Why You Shouldn’t Raise Too Much Capital Before Finding Your Product Market Fit?

Closing big rounds in the pre-B stage is great for startups but here’s why one shouldn’t raise too much capital before finding their product market fit!
Closing big rounds in the pre-B stage is great for startups but here's why one  shouldn't raise too much capital before finding your product market fit!
Photo by Markus Winkler on Unsplash
Seeing a lot of startups closing big rounds in the pre-B stage which is great for the startup ecosystem but it seems to be getting very frothy and I wanted to share my experience from raising way too much capital for my previous company Shyp prior to finding product market fit.
For starters it’s really hard as a founder to see your peers or competitors raising massive rounds and not to do it yourself. I got caught up in this trap and looked at funding rounds as a gauge of success.
This is a trap unless you have product market fit. Taking on lots of capital at big valuations puts so much pressure on yourself & raises expectations for everyone involved in your company. It forces you to hire faster, spend more on S&M, build more product features etc.
If you haven’t validated you have something your customers love and you can scale to produce the expected venture return this can be (and was for me) one of the nails in your coffin.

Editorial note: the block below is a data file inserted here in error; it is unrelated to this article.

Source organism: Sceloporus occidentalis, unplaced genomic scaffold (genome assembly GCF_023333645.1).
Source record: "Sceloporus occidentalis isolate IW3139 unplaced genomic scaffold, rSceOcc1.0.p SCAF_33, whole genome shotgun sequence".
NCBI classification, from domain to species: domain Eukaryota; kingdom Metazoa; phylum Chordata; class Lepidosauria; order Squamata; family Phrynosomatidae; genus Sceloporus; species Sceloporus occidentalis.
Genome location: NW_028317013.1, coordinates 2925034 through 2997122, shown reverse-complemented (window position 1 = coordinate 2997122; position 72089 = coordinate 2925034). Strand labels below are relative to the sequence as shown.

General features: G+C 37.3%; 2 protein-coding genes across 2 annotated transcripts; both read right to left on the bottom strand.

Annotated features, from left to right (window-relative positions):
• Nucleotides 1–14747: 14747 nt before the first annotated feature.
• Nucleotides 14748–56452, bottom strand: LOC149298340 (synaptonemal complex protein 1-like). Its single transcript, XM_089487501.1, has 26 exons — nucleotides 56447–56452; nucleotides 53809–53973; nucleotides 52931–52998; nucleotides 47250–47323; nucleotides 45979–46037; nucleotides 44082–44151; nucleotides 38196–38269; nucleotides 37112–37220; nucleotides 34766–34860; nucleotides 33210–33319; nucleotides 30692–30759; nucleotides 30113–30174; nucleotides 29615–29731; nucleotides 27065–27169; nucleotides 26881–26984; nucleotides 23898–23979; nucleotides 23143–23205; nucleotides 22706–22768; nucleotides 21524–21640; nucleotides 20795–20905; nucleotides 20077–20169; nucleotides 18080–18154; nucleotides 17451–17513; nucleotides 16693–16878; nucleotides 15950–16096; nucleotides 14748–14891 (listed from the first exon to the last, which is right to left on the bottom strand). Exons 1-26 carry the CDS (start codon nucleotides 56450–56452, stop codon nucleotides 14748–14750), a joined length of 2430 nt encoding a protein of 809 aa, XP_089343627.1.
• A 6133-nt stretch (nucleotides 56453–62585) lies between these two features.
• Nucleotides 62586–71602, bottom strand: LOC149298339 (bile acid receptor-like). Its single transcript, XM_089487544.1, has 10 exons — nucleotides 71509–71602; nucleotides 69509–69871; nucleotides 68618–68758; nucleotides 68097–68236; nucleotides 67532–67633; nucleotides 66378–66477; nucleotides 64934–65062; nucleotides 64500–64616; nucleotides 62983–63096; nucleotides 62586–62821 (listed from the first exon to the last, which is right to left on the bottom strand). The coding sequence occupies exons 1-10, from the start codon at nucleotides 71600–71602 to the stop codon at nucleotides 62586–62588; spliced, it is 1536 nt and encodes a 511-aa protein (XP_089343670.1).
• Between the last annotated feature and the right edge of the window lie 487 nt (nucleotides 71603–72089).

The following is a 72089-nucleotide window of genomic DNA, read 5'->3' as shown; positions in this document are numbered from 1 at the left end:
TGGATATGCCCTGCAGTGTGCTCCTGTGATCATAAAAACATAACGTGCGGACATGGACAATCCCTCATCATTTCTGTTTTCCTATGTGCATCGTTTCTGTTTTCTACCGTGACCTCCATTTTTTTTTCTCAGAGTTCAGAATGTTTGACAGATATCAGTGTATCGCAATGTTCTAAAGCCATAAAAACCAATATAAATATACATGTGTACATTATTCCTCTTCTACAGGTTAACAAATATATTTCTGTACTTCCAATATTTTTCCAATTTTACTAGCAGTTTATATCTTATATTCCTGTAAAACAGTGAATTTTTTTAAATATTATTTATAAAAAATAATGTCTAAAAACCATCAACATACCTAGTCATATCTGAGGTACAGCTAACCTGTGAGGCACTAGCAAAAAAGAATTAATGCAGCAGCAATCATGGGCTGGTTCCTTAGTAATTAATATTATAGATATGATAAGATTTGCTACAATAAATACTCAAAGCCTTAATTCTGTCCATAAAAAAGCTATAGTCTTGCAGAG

Without having product / market fit extra capital forces you to scale something that is not yet working. Constraints are one of the main advantages a startup has. Stay as small and scrappy for as long as it takes to find that fit. A startup can do this when an incumbent can’t.
After shutting down Shyp and starting @AirhouseHQ we had the opportunity to raise a $10M “seed” but chose not to because that would have forced us to scale up the team way too fast and limit the customer / product discovery even though we had a pretty good idea of what to build.
Turns out that was the right choice. We raised our “seed” w/ a fair valuation in small chunks based on what we needed for the next year+. It allowed us to keep expectations with our investors and our team low until we found our fit (which we now have and are scaling up).
Stay safe out there and remember you can say no when someone offers you capital. You know your business better than anyone else and it’s important you are honest with yourself at which stage you are at.

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